A DANA (a mass of high-altitude cold air mixes with warm humid air from the Mediterranean) hit Spain yesterday, affecting Madrid and Toledo the worst. Emergency services responded to around 1,500 incidents of people trapped in their cars and homes, which left two people dead and two more missing. The country experienced its third heaviest rainfall on record which Spain’s weather agency AEMET predicted, but miscalculated the timings.
Urban Heat Snapshot (UHS), a research project by Arup university, studied and compared the Urban Heat Island Effect (UHIE) of six major cities: Cairo, London, Los Angeles, Madrid, Mumbai and New York. Results revealed that out of all six cities, Madrid’s UHIE was the most extreme.
Pool tickets go on sale online 49 hours before doors open. Within two or three minutes, all 585 tickets to the city centre’s only public outdoor pool, Peñuelas, are gone.
Over the past few weeks, a conspiracy theory grew that a few people were monopolising tickets, booking them quickly and then selling them off to their friends. The theory appeared partly true when a 400-strong neighbourhood WhatsApp group called ‘Peñuelas pool’ hit the headlines, with members being called a “mafia of families”.
Madrid’s climate inequality: temperature readings reveal 15-degree difference between rich and poor barrios
A group of local activists launched the citizens’ initiative #termometrada on Saturday with the aim of regularly reading temperatures in 169 locations around Madrid. Measurements will be taken at various times of the day: at sunrise, two hours after sunset, and at 5pm, when heat peaks across the city. Readings are taken electronically, at head-height and in the shade. After several minutes, the reading will settle and can be recorded.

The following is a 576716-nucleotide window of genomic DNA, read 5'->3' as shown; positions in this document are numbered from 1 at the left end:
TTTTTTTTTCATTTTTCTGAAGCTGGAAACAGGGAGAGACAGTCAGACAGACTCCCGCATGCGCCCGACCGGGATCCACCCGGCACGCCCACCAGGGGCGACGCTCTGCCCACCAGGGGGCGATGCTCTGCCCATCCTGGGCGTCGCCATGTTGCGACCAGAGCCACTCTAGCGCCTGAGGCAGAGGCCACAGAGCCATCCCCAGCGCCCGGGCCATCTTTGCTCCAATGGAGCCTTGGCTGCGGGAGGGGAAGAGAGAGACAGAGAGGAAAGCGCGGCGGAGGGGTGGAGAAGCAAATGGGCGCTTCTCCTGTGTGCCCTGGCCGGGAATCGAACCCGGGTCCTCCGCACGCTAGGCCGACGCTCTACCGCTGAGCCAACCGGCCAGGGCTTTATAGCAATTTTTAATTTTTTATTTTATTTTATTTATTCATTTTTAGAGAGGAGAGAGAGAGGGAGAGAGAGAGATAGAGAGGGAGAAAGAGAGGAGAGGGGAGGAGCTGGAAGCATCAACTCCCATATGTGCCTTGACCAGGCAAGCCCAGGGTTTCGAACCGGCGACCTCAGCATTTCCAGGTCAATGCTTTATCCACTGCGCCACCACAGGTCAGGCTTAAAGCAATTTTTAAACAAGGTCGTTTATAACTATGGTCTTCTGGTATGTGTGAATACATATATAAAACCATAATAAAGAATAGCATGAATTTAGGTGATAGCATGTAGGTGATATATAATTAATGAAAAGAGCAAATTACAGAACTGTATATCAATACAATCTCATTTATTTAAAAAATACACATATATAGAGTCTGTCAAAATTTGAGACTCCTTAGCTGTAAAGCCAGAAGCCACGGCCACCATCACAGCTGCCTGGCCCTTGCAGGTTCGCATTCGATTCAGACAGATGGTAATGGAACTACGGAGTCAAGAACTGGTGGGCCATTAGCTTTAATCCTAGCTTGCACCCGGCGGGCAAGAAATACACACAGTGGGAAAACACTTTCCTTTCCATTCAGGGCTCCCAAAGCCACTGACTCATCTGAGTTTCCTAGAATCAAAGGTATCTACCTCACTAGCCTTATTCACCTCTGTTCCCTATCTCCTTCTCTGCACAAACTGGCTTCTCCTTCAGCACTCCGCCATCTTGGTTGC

On Tuesday 16 May, around 5000 firefighters from Coordinadora Unitaria de Bomberos Profesionales (CUBP) travelled from all over Spain to the capital to demonstrate their frustrations over government delays in updating a law that, if approved, would allow firefighting services across the country to tackle incidents based on which unit is closest.
Madrid is experiencing a deadly climate crisis but the council continues to make a series of dangerous moves
In winter 2021, Madrid experienced the worst snowstorm in 300 years and lost around 80,000 trees. A year later, the city council planted 90,620 saplings, but by summer – the city’s hottest on record – 77% of them had died. Ecologistas en Acción explained: “They left the saplings abandoned and without watering at the height of summer,” rightly claiming that this mass recklessness could and should have been prevented.
La mañana del 2 de septiembre, sin previo aviso, el Ayuntamiento de Madrid arrasó el jardín vecinal de la plaza de Lavapiés, alegando que se trataba de un uso ilegal del espacio público.
Overnight, Storm Celia dragged a blanket of Saharan dust as fine as powdered makeup to the Spanish peninsula. Everything from snowy mountains and skyscrapers to streets and cars are covered in a layer of red dust. Look into the near distance and see a red haze (calima) settle into the horizon. This is the densest and most abundant Saharan calima in Spain’s living memory and lasted three days.
In January, Storm Filomena brought the capital to a standstill. While we were building snowmen, snowboarding through the streets and carving makeshift paths for the elderly, there was something we completely overlooked: the countryside.